ROCHESTER, Minn. - A Rochester startup is changing the way football teams practice--using technology to help coaches better communicate with players on the field.

CEO and founder Mike Rolih started GoRout in 2014. GoRout creates on-field wearable technology that allows coaches to send plays and make adjustments on the field in real time.

"You want to go fast, you want to be up-tempo, you want to get as many plays in as you possibly can. That's the way you guys play. Why are you still doing things that we were doing 10 years ago? How has this not evolved?" Rolih said, referring to how coaches use cards to explain plays during practice.

"It adds another coach or two back to your process. Instead of having to manage a card, they can actually coach the player," he said.

GoRout's first device, "Vue," looks like a smart phone and can be worn on a player's wrist or waist. Using a phone application, coaches can send players new plays in real-time. The device vibrates when a new play comes in.

According to Rolih, instead of doing 12-14 reps in 10 minutes, you can run 40-50 plays in the same amount of time.

"What's great about it is it just allows the communication between coach and player to be absolutely efficient, absolutely streamlined," Rolih said.

GoRout now has a prototype called "Vue-Up." It can be installed in Riddell, Schutt and Xenith football helmets and projects plays onto an HD color display screen. It's also voice controlled. Vue-Up's motion-sensor camera captures each play from the player's point of view.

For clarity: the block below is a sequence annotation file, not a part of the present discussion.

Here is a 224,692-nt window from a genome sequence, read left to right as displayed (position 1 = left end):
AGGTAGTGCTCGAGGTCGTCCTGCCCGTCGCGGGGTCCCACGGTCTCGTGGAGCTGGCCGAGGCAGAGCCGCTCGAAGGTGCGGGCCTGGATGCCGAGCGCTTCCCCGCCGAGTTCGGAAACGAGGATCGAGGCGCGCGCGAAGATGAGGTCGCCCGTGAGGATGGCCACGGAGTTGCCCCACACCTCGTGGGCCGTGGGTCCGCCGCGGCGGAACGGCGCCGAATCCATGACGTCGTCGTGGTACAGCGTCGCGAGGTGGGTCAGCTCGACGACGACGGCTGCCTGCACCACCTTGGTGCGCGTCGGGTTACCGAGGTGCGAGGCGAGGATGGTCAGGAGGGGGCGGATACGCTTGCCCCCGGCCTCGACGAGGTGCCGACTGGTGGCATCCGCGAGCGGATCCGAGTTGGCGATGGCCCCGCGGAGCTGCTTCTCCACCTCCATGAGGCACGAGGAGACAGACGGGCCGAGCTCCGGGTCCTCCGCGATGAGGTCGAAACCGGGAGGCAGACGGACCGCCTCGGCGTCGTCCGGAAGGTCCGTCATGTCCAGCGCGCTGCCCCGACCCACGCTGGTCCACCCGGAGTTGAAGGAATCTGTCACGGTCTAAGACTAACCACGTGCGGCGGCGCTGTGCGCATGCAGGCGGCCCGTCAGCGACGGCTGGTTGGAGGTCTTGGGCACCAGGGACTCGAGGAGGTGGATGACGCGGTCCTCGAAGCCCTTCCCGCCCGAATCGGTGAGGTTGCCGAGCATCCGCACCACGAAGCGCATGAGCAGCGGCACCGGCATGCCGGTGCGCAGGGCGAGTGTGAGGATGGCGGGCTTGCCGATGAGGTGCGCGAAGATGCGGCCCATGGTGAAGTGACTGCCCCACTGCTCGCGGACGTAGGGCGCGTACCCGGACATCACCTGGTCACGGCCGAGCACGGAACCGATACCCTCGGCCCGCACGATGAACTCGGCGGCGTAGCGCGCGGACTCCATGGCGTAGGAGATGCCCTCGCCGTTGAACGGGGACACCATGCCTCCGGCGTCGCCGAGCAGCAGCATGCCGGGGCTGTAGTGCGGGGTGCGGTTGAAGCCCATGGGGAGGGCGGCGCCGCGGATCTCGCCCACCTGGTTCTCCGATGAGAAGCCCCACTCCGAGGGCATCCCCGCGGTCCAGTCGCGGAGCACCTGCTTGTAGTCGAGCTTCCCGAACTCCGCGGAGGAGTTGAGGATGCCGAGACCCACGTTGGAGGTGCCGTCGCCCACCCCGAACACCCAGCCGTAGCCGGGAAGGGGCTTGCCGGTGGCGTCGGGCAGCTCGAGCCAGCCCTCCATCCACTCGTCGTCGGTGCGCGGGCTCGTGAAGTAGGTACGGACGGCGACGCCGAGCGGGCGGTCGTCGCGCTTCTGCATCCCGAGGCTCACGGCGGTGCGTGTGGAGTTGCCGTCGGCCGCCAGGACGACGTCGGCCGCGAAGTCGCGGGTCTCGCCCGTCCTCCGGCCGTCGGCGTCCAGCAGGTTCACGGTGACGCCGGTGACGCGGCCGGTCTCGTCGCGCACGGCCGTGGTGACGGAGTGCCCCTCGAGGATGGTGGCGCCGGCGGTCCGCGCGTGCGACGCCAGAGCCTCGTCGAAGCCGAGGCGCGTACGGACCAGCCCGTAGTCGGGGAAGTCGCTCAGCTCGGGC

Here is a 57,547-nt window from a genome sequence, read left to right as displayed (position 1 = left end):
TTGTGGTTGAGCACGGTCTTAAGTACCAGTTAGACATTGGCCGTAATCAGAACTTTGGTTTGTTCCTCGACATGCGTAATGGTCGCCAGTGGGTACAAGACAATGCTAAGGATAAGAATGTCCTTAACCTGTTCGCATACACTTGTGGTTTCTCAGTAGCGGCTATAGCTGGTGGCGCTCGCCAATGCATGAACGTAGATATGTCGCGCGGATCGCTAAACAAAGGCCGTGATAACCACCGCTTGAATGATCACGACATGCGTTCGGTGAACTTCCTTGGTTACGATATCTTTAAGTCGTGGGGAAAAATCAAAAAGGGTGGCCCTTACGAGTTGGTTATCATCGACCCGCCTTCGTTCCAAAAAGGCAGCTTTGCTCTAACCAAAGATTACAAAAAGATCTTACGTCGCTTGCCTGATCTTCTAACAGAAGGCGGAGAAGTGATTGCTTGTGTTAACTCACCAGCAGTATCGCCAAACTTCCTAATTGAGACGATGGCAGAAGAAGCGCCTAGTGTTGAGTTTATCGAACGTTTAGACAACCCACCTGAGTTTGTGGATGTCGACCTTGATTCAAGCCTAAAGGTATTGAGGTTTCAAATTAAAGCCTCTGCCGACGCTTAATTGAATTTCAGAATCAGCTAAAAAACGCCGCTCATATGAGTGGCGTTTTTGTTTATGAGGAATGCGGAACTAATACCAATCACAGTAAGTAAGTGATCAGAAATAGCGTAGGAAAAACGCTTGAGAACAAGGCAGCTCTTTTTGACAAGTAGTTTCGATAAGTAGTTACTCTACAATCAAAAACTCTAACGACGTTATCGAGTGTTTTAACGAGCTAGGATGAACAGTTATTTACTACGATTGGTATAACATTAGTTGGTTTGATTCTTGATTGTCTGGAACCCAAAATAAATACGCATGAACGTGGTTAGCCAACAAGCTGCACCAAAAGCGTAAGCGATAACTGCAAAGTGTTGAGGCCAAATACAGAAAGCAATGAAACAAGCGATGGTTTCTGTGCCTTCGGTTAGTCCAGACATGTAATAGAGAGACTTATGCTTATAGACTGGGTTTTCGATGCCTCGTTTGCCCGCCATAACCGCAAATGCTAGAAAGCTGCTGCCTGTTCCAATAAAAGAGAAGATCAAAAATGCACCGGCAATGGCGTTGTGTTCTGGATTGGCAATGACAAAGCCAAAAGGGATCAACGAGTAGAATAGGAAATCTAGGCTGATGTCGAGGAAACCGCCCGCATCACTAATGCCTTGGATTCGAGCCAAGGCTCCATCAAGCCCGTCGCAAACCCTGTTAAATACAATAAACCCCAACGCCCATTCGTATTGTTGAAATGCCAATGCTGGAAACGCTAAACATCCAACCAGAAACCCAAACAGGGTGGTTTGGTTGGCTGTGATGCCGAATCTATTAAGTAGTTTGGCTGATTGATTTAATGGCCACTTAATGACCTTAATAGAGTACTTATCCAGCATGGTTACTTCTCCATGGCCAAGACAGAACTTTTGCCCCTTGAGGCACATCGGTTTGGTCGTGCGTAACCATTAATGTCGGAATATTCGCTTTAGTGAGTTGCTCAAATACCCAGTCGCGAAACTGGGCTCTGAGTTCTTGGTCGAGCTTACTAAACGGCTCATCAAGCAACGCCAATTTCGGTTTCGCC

"We're growing like crazy as a company," Rolih said.

The company took its next step when it took one of the top prizes in the NFL's 1st and Future startup pitch competition. Ahead of Super Bowl 51, GoRout was chosen to attend the competition out of more than 1,500 applicants. They ended up winning $50,000, two tickets to Super Bowl 51, and acceptance into the Texas Medical Center Accelerator.

"That's a pretty great award to receive and it's obviously a huge milestone for our company, being such a young startup, having the NFL validate what you do is a huge step," Rolih said.

So far, high school and college teams use Vue for practice. However, Rolih now expects at least six NFL teams to use the technology this year.